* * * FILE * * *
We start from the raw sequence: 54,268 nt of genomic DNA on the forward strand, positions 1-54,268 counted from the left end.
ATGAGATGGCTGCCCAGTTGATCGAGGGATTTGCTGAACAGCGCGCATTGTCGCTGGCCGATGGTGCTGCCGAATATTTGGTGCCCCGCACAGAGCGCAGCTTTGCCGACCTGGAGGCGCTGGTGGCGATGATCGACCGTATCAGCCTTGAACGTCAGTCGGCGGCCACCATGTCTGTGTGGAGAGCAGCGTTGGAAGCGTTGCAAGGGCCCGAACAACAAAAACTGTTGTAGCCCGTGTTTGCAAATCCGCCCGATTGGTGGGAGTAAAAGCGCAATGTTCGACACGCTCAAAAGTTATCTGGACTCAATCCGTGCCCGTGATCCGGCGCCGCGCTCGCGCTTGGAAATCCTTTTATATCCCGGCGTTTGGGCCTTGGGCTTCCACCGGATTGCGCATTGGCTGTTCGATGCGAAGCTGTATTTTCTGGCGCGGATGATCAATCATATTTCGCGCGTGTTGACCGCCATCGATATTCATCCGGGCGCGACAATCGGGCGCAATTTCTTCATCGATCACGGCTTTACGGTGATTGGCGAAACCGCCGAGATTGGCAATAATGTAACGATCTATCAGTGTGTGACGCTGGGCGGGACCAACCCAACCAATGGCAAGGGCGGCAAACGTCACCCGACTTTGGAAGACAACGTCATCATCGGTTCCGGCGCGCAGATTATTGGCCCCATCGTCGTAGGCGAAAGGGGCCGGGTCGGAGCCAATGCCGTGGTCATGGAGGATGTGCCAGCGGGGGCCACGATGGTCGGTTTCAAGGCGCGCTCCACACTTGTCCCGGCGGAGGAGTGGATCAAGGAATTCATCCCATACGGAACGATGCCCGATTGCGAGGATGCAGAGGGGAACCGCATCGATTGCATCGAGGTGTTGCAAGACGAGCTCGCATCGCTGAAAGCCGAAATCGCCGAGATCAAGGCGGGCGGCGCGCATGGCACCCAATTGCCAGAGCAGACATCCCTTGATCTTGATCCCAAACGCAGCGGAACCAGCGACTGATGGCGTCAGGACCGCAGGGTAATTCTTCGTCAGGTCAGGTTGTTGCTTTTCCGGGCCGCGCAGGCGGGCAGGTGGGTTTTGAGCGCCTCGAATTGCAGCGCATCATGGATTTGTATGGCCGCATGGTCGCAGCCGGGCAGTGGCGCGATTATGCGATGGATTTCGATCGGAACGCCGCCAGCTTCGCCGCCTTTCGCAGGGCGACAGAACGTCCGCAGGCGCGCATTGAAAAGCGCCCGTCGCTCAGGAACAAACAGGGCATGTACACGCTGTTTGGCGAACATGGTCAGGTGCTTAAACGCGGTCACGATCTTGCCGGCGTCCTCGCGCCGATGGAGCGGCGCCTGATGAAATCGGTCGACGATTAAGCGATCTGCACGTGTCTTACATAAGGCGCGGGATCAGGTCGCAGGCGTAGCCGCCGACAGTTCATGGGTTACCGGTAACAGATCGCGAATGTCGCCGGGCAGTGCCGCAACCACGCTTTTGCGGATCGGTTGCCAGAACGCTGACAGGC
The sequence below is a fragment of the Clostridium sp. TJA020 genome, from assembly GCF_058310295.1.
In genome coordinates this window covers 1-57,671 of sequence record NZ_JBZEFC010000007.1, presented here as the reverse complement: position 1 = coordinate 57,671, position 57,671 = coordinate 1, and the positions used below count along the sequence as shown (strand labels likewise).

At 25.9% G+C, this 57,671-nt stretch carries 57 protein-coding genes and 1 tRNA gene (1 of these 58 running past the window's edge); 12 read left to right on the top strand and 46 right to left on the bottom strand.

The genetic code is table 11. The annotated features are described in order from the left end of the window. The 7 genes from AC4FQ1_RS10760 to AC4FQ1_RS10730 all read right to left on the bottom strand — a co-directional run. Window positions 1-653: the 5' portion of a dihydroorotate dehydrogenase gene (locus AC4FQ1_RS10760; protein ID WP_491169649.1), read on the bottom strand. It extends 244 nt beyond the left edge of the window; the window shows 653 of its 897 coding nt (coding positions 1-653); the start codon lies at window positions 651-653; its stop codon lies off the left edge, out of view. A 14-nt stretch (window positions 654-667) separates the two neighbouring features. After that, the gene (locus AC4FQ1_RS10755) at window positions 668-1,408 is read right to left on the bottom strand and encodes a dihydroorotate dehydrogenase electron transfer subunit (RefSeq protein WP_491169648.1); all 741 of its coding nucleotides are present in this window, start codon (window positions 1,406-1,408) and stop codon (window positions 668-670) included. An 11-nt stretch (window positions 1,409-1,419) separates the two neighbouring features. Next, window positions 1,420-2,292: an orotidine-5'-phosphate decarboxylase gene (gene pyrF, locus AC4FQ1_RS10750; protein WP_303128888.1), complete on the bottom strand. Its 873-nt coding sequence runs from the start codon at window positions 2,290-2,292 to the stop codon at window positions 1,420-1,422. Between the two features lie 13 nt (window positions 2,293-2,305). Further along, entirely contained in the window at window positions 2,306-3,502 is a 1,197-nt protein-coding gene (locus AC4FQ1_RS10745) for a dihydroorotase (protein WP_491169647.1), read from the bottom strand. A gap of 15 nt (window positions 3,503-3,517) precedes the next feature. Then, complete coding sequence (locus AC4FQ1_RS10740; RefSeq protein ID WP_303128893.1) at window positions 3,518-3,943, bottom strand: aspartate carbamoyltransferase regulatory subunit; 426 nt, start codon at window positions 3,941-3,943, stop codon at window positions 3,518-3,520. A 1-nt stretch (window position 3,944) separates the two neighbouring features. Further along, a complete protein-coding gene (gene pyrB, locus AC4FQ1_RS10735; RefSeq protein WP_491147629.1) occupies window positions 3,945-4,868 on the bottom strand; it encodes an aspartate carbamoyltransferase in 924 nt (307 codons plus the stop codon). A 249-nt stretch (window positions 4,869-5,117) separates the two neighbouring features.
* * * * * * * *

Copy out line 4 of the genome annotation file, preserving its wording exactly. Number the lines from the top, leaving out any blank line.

In genome coordinates this window covers 1-57,671 of sequence record NZ_JBZEFC010000007.1, presented here as the reverse complement: position 1 = coordinate 57,671, position 57,671 = coordinate 1, and the positions used below count along the sequence as shown (strand labels likewise).